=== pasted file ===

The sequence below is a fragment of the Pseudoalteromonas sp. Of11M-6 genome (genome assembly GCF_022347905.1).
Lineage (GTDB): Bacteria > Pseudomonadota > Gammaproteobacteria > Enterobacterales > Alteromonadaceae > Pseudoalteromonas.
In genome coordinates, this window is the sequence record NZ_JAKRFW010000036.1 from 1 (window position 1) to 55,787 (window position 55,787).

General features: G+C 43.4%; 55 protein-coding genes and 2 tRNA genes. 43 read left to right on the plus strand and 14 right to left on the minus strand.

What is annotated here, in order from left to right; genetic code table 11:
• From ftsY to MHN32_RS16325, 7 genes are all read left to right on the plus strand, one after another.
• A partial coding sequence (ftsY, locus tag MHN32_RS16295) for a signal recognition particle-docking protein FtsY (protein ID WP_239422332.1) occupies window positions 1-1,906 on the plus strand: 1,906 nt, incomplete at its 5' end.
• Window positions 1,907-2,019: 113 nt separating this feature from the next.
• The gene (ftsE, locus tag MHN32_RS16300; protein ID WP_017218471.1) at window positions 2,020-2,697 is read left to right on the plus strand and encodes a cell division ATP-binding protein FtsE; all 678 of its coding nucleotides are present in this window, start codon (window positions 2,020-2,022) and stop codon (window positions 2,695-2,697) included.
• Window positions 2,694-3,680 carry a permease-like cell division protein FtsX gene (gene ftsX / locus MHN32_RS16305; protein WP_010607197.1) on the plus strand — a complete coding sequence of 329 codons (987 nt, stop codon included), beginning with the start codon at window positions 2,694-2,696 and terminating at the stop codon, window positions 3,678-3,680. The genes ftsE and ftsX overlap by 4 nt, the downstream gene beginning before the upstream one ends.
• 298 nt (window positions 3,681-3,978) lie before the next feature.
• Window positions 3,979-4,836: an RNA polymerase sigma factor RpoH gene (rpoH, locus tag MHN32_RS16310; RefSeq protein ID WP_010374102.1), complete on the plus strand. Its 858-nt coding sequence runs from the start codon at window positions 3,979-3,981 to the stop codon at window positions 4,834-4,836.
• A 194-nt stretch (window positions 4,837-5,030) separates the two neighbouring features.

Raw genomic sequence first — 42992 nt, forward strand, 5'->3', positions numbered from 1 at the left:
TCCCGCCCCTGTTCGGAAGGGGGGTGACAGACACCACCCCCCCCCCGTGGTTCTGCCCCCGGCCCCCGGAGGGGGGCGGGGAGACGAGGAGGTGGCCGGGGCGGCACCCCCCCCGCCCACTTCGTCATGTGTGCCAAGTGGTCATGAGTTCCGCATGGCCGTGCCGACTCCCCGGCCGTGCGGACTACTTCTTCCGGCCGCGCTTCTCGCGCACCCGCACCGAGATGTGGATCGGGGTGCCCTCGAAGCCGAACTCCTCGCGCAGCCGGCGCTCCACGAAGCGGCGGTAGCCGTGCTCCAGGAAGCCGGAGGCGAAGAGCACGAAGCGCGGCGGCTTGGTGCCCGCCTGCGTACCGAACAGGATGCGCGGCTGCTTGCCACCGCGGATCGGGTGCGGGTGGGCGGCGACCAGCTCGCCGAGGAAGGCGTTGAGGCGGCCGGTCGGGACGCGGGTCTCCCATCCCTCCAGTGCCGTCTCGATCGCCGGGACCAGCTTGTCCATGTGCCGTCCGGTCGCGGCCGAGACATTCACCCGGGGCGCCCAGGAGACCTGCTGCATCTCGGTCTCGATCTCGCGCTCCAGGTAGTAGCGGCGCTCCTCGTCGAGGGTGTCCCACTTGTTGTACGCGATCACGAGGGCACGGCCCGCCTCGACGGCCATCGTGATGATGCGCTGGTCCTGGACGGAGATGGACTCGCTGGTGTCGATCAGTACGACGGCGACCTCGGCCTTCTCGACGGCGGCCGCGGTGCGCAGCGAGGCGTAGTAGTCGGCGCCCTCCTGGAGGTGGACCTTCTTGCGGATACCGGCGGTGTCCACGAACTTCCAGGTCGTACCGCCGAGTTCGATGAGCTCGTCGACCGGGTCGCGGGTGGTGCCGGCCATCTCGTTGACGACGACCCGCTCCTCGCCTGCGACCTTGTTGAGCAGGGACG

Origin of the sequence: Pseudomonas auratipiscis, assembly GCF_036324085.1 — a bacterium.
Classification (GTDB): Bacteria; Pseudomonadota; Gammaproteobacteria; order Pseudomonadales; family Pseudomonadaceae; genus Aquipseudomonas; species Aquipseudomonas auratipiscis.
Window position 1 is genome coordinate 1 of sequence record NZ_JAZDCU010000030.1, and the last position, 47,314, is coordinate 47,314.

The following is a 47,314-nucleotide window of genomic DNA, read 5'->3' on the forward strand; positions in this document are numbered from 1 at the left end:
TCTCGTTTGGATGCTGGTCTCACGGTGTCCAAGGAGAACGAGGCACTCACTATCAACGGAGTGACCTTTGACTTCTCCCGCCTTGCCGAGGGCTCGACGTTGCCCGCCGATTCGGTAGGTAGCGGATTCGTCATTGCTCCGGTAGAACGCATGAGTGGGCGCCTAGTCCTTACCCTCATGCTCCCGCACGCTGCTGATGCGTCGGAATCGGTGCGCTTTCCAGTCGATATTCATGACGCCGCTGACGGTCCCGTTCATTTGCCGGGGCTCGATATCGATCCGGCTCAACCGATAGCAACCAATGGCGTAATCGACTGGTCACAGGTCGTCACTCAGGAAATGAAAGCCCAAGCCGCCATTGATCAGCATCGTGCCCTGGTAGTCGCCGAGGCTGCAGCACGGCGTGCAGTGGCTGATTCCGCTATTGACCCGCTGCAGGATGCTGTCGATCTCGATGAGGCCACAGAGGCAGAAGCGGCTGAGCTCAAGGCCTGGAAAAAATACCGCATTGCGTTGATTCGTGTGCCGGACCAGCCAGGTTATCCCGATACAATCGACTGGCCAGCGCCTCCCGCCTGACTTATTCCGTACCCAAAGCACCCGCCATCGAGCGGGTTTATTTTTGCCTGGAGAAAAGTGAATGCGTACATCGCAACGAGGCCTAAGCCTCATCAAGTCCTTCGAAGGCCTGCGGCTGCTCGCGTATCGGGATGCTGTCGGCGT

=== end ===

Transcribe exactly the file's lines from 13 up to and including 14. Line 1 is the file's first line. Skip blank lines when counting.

• A 194-nt stretch (window positions 4,837-5,030) separates the two neighbouring features.

Raw genomic sequence first — 42992 nt, forward strand, 5'->3', positions numbered from 1 at the left: